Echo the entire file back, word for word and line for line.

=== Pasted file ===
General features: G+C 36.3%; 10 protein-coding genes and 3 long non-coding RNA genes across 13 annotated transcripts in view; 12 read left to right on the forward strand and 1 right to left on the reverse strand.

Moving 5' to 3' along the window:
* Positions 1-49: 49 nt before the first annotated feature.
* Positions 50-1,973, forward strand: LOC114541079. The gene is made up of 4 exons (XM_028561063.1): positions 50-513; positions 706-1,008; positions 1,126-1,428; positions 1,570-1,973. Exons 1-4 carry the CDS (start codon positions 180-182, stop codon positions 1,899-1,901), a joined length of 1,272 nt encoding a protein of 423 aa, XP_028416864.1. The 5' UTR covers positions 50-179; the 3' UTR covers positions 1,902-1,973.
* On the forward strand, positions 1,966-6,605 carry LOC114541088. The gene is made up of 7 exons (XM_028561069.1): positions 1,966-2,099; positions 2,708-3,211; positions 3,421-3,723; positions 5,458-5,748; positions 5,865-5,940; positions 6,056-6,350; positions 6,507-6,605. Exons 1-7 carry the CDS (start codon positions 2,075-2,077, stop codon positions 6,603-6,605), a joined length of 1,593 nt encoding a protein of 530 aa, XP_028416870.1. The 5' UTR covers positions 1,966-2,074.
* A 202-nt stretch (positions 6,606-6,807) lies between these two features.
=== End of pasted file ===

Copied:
General features: G+C 36.3%; 10 protein-coding genes and 3 long non-coding RNA genes across 13 annotated transcripts in view; 12 read left to right on the forward strand and 1 right to left on the reverse strand.

Moving 5' to 3' along the window:
* Positions 1-49: 49 nt before the first annotated feature.
* Positions 50-1,973, forward strand: LOC114541079. The gene is made up of 4 exons (XM_028561063.1): positions 50-513; positions 706-1,008; positions 1,126-1,428; positions 1,570-1,973. Exons 1-4 carry the CDS (start codon positions 180-182, stop codon positions 1,899-1,901), a joined length of 1,272 nt encoding a protein of 423 aa, XP_028416864.1. The 5' UTR covers positions 50-179; the 3' UTR covers positions 1,902-1,973.
* On the forward strand, positions 1,966-6,605 carry LOC114541088. The gene is made up of 7 exons (XM_028561069.1): positions 1,966-2,099; positions 2,708-3,211; positions 3,421-3,723; positions 5,458-5,748; positions 5,865-5,940; positions 6,056-6,350; positions 6,507-6,605. Exons 1-7 carry the CDS (start codon positions 2,075-2,077, stop codon positions 6,603-6,605), a joined length of 1,593 nt encoding a protein of 530 aa, XP_028416870.1. The 5' UTR covers positions 1,966-2,074.
* A 202-nt stretch (positions 6,606-6,807) lies between these two features.